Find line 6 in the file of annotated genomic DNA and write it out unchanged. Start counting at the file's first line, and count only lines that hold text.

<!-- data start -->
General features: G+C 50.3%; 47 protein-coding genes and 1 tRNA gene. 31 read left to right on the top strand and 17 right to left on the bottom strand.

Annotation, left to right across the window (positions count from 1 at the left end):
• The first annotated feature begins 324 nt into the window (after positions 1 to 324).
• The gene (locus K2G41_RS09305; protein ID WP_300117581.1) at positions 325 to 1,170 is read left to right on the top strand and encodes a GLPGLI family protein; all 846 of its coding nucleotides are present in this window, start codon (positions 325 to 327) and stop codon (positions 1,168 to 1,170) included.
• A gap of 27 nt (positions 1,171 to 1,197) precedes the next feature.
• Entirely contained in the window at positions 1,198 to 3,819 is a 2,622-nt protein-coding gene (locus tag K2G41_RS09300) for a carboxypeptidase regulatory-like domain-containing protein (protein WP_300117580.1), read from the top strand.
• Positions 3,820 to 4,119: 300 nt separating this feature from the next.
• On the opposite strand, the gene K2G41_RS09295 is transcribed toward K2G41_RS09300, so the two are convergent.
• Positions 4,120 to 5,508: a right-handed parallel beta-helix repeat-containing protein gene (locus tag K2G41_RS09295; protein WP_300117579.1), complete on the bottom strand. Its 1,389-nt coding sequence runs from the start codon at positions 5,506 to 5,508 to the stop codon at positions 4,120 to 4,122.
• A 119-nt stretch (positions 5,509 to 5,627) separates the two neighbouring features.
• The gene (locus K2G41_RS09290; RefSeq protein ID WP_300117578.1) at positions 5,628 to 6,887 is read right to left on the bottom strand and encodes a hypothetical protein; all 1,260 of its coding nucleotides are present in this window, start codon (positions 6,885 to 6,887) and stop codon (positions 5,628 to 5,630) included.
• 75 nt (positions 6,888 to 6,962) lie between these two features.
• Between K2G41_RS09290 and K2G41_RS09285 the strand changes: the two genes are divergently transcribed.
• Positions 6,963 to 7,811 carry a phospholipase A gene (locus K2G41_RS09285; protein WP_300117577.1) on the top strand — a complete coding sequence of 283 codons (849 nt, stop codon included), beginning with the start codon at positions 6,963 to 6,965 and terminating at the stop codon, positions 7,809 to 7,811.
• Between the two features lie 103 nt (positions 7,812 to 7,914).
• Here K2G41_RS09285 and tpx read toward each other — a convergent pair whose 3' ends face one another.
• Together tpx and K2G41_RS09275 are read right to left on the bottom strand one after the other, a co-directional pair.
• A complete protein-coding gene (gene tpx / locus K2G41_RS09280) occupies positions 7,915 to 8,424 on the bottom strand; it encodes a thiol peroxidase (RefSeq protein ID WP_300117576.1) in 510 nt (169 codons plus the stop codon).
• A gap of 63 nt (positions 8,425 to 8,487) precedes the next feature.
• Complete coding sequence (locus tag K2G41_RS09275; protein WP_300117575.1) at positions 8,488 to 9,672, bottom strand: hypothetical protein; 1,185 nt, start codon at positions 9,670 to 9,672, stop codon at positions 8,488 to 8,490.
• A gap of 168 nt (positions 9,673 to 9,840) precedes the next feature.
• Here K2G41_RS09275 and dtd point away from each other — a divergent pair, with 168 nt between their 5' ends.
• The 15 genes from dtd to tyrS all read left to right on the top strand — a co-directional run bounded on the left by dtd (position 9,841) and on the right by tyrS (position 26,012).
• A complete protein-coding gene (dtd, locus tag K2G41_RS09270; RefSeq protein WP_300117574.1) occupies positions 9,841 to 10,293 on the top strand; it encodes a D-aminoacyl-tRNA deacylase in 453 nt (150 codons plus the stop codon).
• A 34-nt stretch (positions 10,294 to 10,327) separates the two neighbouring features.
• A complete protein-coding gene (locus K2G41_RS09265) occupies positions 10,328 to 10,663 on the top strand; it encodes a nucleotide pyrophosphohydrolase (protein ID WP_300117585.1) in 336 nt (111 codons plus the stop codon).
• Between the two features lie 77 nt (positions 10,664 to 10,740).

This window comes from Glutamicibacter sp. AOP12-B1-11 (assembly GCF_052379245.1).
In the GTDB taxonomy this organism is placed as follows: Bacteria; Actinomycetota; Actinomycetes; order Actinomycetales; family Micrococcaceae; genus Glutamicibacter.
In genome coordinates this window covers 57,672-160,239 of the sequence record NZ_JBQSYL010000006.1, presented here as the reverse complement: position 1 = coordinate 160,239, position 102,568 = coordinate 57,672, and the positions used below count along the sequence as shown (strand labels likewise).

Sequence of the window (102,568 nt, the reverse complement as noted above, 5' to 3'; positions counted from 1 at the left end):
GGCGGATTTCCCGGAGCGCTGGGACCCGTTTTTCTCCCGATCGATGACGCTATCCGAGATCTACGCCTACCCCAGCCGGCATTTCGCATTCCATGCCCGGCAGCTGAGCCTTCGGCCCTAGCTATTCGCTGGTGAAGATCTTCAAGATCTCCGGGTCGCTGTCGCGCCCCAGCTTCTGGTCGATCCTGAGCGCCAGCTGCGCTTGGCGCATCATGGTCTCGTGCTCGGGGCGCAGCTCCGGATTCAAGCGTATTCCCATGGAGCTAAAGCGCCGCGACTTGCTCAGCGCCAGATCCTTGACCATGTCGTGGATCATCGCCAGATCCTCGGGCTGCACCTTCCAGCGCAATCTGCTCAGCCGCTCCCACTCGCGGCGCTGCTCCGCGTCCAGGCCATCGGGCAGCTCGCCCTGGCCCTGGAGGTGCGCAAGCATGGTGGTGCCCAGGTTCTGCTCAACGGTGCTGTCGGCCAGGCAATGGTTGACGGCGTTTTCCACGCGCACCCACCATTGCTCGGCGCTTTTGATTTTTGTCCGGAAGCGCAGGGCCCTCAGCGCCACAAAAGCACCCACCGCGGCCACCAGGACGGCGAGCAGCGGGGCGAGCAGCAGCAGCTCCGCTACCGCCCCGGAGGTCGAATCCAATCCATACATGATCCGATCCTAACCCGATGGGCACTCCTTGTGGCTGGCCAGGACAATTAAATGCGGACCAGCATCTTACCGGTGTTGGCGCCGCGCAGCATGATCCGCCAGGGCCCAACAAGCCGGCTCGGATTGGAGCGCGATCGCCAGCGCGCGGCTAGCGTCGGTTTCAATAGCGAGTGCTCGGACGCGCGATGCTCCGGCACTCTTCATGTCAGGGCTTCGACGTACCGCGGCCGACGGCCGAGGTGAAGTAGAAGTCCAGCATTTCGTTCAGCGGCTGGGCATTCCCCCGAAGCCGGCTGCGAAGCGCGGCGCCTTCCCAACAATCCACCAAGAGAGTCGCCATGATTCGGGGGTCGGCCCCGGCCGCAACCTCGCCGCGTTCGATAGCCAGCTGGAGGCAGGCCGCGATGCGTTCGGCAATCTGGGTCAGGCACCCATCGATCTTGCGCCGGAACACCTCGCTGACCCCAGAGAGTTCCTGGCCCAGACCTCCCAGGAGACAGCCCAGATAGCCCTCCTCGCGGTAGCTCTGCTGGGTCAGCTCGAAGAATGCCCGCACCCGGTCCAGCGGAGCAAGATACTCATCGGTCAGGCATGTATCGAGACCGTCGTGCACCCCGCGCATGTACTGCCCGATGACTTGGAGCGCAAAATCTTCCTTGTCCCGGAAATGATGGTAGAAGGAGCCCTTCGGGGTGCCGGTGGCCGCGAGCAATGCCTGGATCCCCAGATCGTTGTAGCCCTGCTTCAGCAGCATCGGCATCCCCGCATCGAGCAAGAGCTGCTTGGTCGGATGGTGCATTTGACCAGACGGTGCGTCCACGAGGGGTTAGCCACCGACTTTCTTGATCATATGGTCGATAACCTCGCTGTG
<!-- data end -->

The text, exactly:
• Entirely contained in the window at positions 1,198 to 3,819 is a 2,622-nt protein-coding gene (locus tag K2G41_RS09300) for a carboxypeptidase regulatory-like domain-containing protein (protein WP_300117580.1), read from the top strand.